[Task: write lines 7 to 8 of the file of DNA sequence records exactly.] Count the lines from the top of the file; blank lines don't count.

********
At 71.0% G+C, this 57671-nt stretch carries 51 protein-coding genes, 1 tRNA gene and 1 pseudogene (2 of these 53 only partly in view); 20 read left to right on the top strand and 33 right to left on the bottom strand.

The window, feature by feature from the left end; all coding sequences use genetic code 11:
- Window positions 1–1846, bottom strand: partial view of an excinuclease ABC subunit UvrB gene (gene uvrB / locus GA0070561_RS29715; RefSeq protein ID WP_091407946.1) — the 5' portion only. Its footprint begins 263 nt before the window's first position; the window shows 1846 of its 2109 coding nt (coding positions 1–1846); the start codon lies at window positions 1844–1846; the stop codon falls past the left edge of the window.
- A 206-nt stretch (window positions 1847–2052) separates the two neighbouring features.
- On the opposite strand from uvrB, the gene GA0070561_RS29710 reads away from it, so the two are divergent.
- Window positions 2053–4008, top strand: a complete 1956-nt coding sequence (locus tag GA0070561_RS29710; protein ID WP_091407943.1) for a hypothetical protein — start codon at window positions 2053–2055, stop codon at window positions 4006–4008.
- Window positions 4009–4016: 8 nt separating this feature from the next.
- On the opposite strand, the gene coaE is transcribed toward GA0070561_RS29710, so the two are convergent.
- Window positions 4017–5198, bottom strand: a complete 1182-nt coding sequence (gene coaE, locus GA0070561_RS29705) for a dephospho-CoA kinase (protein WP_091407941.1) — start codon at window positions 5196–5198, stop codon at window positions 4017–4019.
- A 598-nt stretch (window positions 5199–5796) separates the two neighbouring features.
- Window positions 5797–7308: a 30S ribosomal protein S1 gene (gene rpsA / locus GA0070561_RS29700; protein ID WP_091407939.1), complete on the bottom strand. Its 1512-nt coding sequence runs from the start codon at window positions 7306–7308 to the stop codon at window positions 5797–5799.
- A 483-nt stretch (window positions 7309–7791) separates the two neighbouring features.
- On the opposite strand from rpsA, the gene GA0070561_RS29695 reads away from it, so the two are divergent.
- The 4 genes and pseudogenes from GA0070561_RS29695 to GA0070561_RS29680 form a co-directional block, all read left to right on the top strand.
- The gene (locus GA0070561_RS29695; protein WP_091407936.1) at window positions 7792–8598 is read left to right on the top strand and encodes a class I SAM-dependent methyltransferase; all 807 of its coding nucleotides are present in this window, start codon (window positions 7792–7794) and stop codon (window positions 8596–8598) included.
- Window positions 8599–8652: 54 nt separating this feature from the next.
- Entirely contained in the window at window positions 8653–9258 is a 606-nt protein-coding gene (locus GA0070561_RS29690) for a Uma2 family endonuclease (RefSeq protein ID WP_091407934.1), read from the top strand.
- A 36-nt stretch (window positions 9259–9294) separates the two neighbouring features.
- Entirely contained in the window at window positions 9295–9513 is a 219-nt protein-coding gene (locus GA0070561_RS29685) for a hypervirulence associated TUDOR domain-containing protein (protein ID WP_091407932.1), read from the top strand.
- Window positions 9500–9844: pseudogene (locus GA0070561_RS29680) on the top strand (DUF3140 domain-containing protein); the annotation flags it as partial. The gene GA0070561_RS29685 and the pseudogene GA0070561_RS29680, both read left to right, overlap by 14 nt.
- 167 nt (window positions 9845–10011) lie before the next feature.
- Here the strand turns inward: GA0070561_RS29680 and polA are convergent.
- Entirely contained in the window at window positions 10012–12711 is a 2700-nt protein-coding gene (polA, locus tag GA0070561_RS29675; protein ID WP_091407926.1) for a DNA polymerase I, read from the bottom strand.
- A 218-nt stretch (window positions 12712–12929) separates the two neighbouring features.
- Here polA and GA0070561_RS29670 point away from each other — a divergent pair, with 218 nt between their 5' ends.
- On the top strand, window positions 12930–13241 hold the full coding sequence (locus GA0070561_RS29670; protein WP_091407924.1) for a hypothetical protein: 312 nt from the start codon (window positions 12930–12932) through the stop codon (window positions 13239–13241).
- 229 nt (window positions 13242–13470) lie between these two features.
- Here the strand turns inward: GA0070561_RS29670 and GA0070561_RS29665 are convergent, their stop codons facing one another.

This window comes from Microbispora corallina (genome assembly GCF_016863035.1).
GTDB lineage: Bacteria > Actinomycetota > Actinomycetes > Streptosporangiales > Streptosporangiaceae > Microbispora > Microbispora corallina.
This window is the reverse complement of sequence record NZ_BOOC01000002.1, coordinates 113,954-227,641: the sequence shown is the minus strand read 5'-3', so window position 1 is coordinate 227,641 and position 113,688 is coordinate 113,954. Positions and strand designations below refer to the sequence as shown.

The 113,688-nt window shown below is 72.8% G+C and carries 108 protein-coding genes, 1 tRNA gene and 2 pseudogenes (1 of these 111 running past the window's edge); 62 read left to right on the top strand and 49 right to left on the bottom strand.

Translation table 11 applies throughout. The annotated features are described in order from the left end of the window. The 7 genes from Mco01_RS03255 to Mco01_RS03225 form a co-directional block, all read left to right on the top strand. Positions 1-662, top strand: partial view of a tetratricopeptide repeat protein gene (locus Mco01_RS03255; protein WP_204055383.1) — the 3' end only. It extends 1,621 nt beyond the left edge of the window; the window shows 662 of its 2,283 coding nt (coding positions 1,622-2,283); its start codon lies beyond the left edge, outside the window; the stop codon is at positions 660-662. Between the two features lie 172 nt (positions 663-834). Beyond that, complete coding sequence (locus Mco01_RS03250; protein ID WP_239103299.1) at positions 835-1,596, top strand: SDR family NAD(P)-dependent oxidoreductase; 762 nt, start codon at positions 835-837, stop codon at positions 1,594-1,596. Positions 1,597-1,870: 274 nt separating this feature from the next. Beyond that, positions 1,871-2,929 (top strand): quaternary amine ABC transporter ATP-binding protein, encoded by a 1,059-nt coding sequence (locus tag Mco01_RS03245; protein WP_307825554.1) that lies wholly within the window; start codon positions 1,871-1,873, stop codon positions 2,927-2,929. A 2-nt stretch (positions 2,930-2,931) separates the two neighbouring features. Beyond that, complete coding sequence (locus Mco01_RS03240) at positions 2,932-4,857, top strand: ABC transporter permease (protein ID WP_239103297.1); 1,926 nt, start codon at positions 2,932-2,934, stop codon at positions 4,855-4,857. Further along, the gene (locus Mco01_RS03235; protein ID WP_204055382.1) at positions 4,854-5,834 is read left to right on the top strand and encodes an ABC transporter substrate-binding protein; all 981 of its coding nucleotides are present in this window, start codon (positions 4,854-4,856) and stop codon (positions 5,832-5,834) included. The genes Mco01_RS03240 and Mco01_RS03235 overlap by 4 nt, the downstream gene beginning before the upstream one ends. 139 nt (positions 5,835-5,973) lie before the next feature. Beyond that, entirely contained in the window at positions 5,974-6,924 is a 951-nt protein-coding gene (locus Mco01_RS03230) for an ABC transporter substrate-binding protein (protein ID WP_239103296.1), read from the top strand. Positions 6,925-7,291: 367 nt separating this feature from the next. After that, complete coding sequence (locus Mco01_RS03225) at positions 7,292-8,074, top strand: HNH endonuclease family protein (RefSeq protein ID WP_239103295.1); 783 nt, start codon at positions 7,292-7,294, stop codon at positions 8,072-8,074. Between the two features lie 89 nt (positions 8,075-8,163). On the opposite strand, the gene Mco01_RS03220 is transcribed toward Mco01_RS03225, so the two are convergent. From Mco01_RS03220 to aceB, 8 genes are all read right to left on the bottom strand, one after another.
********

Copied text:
- Window positions 4009–4016: 8 nt separating this feature from the next.
- On the opposite strand, the gene coaE is transcribed toward GA0070561_RS29710, so the two are convergent.